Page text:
While it is true that following an epically volatile week , the S&P closed down only 2.2% (down 11% MTD and 6% YTD), the traditionally homogeneous distribution in domestic and global beta is starting to get unhinged. Stated otherwise, if one were to gauge by the S&P alone, one would massively underestimate the divergence between different sectors and countries. Therefore, we have summarized last week's performance in just two charts, which show the substantial dispersion in performance, and just how much more painful the week has been for those long financials and/or Korea. As central planners briefly lost control of the markets, is relatively value, gasp, coming back, if only for a short time?
The dust has far from settled on the Washington stalemate over setting a new debt limit. As Thomas Sowell pointed out, so logically, were an increase in the debt ceiling only “routine”, held up by pesky Congressional Tea Partiers, as the spenders charged, then what would be the purpose of having a ceiling at all? But while an indecorous debate encapsulated the larger ideological divide, America rapidly moves on, remorselessly, to threatening politico-economic issues cascading in from Europe and Asia as well as at home.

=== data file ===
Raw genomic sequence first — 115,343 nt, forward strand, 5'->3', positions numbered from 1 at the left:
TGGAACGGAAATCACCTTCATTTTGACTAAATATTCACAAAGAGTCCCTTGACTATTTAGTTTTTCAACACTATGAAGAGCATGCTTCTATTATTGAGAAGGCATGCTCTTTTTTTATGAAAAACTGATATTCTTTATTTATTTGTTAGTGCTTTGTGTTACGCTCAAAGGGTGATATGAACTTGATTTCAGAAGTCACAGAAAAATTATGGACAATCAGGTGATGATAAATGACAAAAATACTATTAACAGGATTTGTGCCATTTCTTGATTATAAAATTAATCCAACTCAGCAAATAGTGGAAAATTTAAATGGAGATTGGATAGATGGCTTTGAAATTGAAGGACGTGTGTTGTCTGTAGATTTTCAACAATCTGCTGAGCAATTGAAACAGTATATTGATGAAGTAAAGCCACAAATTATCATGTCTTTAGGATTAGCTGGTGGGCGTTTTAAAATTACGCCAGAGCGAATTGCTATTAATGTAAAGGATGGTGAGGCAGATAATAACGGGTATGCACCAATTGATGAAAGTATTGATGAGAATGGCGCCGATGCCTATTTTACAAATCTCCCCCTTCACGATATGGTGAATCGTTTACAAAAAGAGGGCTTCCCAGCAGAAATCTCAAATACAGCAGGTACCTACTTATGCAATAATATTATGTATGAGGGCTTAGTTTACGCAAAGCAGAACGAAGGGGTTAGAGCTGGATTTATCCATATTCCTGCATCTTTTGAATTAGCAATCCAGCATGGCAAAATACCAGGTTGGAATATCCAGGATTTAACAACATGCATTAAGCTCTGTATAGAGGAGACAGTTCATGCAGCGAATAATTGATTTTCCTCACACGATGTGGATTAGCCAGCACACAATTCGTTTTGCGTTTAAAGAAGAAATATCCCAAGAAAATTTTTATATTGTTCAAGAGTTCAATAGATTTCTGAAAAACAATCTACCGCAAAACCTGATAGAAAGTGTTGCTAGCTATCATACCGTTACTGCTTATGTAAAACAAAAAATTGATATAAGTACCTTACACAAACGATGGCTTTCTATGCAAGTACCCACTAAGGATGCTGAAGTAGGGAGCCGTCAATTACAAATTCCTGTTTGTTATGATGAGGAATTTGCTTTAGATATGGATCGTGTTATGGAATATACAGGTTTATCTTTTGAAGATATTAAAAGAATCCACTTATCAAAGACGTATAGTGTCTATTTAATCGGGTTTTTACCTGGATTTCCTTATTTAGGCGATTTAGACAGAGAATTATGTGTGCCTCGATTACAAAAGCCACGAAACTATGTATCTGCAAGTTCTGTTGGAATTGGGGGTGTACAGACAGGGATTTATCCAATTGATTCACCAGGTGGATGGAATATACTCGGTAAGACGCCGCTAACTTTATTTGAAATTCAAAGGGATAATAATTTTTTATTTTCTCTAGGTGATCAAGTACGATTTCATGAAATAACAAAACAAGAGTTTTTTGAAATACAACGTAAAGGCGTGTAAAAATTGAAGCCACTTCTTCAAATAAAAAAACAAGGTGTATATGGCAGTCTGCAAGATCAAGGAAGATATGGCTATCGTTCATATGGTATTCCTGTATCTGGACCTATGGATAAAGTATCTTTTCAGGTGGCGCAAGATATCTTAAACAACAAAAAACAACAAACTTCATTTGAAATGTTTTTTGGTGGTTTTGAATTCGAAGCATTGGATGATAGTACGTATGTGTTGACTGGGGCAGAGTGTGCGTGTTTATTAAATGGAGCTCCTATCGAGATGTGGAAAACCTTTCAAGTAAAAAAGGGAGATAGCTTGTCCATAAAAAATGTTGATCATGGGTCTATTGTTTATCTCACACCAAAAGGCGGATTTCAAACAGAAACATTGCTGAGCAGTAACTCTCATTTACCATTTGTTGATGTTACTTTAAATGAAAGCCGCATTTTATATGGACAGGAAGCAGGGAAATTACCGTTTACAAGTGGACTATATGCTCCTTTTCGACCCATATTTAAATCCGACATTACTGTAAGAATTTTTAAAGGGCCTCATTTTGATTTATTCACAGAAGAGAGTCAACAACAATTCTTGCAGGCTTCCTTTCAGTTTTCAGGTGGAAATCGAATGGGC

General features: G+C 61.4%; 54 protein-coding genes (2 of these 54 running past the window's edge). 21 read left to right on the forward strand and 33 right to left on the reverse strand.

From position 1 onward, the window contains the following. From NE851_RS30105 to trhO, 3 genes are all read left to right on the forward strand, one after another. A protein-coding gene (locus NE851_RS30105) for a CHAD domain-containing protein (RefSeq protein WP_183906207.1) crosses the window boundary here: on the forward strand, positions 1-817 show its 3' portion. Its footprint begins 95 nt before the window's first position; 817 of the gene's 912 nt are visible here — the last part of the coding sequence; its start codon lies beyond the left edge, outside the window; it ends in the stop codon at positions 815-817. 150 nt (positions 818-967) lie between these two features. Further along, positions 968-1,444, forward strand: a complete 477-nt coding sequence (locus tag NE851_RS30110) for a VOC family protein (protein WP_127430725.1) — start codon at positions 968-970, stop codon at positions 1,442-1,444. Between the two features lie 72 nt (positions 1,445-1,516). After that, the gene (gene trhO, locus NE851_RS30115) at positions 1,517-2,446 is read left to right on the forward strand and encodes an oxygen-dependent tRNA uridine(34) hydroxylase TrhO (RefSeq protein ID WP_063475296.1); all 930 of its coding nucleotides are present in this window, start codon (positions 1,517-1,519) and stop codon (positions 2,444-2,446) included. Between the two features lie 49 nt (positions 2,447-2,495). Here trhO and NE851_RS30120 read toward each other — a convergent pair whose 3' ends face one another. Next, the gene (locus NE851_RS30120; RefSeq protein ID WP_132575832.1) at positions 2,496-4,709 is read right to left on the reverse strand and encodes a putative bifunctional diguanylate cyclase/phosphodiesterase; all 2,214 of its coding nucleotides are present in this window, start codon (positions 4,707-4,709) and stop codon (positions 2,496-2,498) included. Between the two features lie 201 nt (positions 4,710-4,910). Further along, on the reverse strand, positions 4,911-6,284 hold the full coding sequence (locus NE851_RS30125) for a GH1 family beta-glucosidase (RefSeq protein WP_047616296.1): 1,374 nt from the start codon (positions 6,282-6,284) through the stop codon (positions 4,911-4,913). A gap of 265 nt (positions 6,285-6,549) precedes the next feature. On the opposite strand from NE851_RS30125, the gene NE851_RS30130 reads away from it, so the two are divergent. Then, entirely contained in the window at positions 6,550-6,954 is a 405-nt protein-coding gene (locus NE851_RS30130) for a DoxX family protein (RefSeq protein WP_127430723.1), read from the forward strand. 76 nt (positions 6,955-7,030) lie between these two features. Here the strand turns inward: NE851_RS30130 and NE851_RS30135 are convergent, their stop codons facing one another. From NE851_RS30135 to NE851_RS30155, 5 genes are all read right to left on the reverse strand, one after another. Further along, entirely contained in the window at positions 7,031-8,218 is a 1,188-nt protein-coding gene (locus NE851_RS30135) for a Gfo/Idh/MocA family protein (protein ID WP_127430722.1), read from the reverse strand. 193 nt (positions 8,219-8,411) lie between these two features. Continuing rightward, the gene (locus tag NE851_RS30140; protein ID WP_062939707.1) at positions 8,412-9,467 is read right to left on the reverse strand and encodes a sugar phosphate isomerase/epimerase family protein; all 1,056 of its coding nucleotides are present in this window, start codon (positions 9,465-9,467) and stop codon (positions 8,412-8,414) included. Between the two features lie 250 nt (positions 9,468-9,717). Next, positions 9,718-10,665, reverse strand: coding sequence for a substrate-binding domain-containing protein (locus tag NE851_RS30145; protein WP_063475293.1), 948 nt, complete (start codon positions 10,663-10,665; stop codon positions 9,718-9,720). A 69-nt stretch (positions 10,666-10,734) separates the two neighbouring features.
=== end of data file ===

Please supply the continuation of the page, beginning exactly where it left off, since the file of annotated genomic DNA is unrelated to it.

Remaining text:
I am beginning to feel a bit like one of the French unfortunates stumbling through the fog in the Ardennes, circa 1914. Except that, instead of Germans full of deadly intent coming at me in the gloomy forest, it is a flock of black swans. As it was for the French in the Ardennes, the number of problems – then Germans, now black swans – is becoming overwhelming. Consider just a little of what we as investors, and as individuals looking forward to retirement in accommodations more commodious than a shipping box, must contend with...